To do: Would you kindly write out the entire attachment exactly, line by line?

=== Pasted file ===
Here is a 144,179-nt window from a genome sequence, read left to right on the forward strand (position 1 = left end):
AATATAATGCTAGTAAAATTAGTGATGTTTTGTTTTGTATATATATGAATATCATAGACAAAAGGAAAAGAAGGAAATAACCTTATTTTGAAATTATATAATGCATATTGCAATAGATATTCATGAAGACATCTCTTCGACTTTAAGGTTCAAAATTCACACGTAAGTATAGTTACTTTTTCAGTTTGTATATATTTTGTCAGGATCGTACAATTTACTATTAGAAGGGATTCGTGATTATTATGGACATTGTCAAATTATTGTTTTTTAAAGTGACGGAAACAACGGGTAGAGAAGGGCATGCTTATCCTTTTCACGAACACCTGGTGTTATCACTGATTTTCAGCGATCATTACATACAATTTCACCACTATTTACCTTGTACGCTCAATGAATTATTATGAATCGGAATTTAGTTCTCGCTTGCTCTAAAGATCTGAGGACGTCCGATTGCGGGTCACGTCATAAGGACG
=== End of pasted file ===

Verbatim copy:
Here is a 144,179-nt window from a genome sequence, read left to right on the forward strand (position 1 = left end):
AATATAATGCTAGTAAAATTAGTGATGTTTTGTTTTGTATATATATGAATATCATAGACAAAAGGAAAAGAAGGAAATAACCTTATTTTGAAATTATATAATGCATATTGCAATAGATATTCATGAAGACATCTCTTCGACTTTAAGGTTCAAAATTCACACGTAAGTATAGTTACTTTTTCAGTTTGTATATATTTTGTCAGGATCGTACAATTTACTATTAGAAGGGATTCGTGATTATTATGGACATTGTCAAATTATTGTTTTTTAAAGTGACGGAAACAACGGGTAGAGAAGGGCATGCTTATCCTTTTCACGAACACCTGGTGTTATCACTGATTTTCAGCGATCATTACATACAATTTCACCACTATTTACCTTGTACGCTCAATGAATTATTATGAATCGGAATTTAGTTCTCGCTTGCTCTAAAGATCTGAGGACGTCCGATTGCGGGTCACGTCATAAGGACG